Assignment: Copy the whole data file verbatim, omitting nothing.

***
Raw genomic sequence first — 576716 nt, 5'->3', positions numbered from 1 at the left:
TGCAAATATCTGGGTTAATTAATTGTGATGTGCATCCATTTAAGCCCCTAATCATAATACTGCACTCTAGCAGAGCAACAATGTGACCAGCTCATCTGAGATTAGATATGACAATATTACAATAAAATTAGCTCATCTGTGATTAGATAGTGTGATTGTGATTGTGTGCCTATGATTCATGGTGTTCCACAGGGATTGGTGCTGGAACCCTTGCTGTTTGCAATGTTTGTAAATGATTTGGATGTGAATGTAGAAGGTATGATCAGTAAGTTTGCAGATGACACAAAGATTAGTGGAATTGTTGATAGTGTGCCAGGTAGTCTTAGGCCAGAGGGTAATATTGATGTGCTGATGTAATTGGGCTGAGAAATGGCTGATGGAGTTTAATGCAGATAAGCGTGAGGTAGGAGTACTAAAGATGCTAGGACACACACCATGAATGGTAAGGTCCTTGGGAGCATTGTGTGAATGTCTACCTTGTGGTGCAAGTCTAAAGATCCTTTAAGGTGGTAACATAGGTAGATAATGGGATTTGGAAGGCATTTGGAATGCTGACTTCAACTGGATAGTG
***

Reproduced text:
Raw genomic sequence first — 576716 nt, 5'->3', positions numbered from 1 at the left:
TGCAAATATCTGGGTTAATTAATTGTGATGTGCATCCATTTAAGCCCCTAATCATAATACTGCACTCTAGCAGAGCAACAATGTGACCAGCTCATCTGAGATTAGATATGACAATATTACAATAAAATTAGCTCATCTGTGATTAGATAGTGTGATTGTGATTGTGTGCCTATGATTCATGGTGTTCCACAGGGATTGGTGCTGGAACCCTTGCTGTTTGCAATGTTTGTAAATGATTTGGATGTGAATGTAGAAGGTATGATCAGTAAGTTTGCAGATGACACAAAGATTAGTGGAATTGTTGATAGTGTGCCAGGTAGTCTTAGGCCAGAGGGTAATATTGATGTGCTGATGTAATTGGGCTGAGAAATGGCTGATGGAGTTTAATGCAGATAAGCGTGAGGTAGGAGTACTAAAGATGCTAGGACACACACCATGAATGGTAAGGTCCTTGGGAGCATTGTGTGAATGTCTACCTTGTGGTGCAAGTCTAAAGATCCTTTAAGGTGGTAACATAGGTAGATAATGGGATTTGGAAGGCATTTGGAATGCTGACTTCAACTGGATAGTG